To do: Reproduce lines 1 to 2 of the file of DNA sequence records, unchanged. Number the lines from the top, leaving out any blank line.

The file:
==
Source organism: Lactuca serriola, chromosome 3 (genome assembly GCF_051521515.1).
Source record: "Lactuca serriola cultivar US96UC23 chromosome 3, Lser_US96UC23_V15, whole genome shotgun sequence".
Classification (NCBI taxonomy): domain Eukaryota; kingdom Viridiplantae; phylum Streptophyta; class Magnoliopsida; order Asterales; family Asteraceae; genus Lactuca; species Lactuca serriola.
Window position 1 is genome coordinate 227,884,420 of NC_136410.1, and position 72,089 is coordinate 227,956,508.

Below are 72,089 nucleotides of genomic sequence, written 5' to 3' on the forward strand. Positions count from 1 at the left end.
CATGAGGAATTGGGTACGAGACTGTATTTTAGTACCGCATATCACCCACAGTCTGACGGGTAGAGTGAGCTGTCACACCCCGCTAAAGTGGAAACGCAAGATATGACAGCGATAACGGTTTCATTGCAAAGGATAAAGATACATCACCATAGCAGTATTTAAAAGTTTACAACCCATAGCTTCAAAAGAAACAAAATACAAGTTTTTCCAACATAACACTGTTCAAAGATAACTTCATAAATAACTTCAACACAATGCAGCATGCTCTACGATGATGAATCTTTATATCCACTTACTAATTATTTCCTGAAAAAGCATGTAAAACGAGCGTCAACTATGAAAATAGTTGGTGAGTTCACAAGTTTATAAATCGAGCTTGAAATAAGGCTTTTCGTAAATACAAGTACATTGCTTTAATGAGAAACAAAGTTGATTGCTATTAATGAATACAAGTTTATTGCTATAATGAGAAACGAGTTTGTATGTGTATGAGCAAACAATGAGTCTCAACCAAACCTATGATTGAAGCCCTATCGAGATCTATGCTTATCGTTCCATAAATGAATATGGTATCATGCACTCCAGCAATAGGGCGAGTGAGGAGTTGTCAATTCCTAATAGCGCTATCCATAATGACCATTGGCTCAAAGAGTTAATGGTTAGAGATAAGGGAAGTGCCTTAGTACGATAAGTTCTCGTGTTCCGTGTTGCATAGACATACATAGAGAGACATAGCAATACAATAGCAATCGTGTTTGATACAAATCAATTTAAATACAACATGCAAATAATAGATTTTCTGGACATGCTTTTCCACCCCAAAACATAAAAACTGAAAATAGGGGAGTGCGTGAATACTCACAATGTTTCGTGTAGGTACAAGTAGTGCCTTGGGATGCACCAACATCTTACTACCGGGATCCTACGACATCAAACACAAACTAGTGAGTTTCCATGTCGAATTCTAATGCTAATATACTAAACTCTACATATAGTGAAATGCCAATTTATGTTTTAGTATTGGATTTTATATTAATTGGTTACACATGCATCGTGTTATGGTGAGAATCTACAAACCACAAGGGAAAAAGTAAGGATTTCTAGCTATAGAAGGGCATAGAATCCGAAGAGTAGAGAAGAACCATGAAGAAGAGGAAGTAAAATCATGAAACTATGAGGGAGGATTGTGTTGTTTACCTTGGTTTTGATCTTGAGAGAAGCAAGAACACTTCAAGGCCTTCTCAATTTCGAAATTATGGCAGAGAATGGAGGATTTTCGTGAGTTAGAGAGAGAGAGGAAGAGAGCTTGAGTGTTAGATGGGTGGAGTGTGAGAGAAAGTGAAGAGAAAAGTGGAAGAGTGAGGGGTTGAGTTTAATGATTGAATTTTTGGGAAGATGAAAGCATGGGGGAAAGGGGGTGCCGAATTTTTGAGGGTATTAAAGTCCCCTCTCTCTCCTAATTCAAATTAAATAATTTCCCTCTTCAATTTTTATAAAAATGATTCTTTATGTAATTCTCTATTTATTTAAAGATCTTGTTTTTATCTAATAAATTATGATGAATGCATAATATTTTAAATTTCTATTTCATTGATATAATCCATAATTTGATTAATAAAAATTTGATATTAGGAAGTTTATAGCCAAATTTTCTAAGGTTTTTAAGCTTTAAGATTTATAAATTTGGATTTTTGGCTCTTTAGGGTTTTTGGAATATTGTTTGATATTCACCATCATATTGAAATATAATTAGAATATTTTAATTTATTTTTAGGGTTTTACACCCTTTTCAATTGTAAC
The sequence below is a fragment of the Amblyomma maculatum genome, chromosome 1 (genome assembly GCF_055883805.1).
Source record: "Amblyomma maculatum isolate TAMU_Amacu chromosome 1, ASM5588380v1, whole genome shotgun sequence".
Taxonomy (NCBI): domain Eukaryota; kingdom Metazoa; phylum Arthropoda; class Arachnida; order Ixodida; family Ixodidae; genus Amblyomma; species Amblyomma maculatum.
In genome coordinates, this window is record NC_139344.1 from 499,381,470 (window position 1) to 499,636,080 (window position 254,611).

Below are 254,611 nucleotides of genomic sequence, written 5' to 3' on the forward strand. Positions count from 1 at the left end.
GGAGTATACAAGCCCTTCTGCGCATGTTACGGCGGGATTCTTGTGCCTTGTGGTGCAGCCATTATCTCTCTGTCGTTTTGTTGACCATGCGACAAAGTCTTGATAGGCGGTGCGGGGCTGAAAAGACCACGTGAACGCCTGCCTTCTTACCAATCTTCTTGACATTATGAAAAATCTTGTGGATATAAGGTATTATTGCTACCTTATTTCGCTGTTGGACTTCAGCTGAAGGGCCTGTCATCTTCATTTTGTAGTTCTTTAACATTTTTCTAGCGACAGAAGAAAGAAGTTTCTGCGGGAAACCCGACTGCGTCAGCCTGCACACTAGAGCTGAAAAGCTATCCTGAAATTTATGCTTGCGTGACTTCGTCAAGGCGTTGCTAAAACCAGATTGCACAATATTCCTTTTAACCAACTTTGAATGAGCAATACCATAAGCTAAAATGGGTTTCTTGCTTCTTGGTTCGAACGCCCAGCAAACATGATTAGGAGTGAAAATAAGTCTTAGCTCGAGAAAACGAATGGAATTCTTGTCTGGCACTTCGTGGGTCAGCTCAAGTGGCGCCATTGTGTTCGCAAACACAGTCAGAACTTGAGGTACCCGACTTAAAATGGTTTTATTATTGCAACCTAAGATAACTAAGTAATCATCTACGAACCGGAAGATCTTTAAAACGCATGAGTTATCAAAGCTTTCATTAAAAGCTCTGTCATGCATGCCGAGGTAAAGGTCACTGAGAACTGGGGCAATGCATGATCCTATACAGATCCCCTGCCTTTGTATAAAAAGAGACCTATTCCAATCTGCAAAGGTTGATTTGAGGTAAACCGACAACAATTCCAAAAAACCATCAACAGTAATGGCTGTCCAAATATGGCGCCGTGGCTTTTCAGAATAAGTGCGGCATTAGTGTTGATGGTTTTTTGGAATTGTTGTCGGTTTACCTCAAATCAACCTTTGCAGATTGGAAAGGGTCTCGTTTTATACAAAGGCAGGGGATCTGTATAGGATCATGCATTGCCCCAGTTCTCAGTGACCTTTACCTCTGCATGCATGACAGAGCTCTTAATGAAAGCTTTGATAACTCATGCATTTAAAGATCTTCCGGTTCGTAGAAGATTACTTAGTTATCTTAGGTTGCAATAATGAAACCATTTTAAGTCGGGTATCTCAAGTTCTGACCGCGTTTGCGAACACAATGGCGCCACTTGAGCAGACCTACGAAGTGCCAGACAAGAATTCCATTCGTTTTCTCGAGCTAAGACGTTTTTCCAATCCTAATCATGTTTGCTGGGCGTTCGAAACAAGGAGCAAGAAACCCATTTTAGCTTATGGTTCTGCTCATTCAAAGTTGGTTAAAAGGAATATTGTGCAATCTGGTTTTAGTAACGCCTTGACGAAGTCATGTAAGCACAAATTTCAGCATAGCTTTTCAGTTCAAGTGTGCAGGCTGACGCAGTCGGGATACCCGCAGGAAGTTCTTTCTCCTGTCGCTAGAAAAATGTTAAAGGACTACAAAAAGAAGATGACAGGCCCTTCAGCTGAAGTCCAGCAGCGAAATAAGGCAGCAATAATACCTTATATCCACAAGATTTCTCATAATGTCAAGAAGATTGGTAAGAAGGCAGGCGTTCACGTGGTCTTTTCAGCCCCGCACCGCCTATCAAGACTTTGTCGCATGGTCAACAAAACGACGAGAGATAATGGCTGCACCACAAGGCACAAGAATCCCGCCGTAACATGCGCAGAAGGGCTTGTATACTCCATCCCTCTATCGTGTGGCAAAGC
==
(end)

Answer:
Source organism: Lactuca serriola, chromosome 3 (genome assembly GCF_051521515.1).
Source record: "Lactuca serriola cultivar US96UC23 chromosome 3, Lser_US96UC23_V15, whole genome shotgun sequence".